SIBU: Former prime minister Dr Mahathir Mohamad’s statement that the setting up of more Chinese independent schools would create obstacles to foster national unity has not only angered the Chinese community but has also become a hot political issue here.
Quick to capitalise on the issue is Sarawak United People’s Party’s potential candidate for the Sibu parliamentary seat, Vincent Lau who expressed regret over the remark made by the former prime minister.
“His statement has implied that the permission granted by the government for the different races to set up their own schools has created a divide among the youths.
“He also said that a completely incommunicable society would be produced if the government decided to recognise Chinese education and the Unified Education Certificate (UEC) of Chinese private secondary schools.
“We disagree with such a way of thinking. We find his remarks harsh, unfair and shallow.
“We cannot look at things from a shallow point of view since we all are living in the same globalised world, which is created through the advancement of information technology,” he said.
Like the native customary rights (NCR) land issues to the Dayaks, Chinese education has always top the community’s list of concerns for either state or national general elections for both BN-linked SUPP and opposition DAP.
In last year’s state election, the issue was exploited by DAP, resulting in SUPP losing votes among the Chinese community.
SUPP lost 13 Chinese majority seats to the opposition out of 19 it contested.
‘Chinese schools in deficit’
For the coming election, SUPP is trying hard to win back the Chinese votes, especially in the six parliamentary seats, namely Sibu, which it lost to DAP in the 2010 by-election, Lanang, Miri, Sarikei, Stampin and Bandar Kuching.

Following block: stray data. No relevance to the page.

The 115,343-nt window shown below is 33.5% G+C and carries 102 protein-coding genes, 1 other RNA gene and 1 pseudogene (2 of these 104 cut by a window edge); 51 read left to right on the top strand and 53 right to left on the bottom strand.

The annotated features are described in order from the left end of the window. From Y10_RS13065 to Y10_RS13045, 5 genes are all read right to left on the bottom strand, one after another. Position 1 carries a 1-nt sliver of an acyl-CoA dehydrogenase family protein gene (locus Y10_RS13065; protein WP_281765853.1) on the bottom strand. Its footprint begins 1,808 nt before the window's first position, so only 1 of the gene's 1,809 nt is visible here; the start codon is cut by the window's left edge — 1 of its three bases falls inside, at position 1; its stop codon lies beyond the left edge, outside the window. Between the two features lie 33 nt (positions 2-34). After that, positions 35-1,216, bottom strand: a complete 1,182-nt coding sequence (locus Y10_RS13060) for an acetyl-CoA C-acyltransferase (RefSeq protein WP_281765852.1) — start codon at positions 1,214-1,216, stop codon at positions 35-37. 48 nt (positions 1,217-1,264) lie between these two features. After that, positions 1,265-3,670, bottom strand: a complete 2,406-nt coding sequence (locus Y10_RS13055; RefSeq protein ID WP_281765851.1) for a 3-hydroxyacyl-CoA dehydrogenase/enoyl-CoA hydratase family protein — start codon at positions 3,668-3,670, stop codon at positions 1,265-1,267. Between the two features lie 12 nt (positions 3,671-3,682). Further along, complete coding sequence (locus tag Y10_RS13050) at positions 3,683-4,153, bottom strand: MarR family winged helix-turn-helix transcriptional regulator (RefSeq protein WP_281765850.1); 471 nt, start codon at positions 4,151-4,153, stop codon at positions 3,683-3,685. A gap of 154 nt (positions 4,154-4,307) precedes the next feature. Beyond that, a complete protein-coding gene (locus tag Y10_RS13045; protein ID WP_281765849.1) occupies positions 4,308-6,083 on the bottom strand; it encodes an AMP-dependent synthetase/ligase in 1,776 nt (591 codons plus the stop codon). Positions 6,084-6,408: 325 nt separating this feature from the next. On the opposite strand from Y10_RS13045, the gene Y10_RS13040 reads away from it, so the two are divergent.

SUPP also lost Bandar Kuching to DAP.
DAP has accused SUPP of being weak in fighting for the Chinese education.
Thus, Mahathir’s remark against Chinese education is seen as an opportunity by SUPP to show that it really has been fighting for Chinese education and the annual grants.
Meanwhile, Lau who is chairman of Wong Nai Siong Secondary school board of management, said that 14 private Chinese secondary schools in Sarawak have incurred deficits totaling RM5 million in terms of operational expenses annually.
“The huge sum is very burdensome and has to be shouldered by the Chinese community.
“We have tried to request for a systematic annual allocation for these schools from the government over and over again, but all were rejected on the ground that the schools had chosen not to change their educational system.
“Furthermore, these institutions have been serving as an alternative for our young citizens to pursue their secondary education apart from the usual government-aided schools,” Lau said at the 45th anniversary of the school.
No news of approved land
He said that the community faced so many problems and limitations in the running of the schools over the years, but their insistence on providing education in their mother tongue had never faded.
“This goes to show that the Chinese would strive their best to promote the language wherever they might be living in this world as they believe it represents the root of a race.
“Chinese private schools are able to survive simply because the Chinese community supports us especially financially,” he said.
Sarawak’s Chief Minister Abdul Taib Mahmud announced before the state election that the government had approved some 2,000 hectares of land in the interior for the Chinese schools to plant oil palm.
Until now the Chinese boards of management are yet to hear the latest news.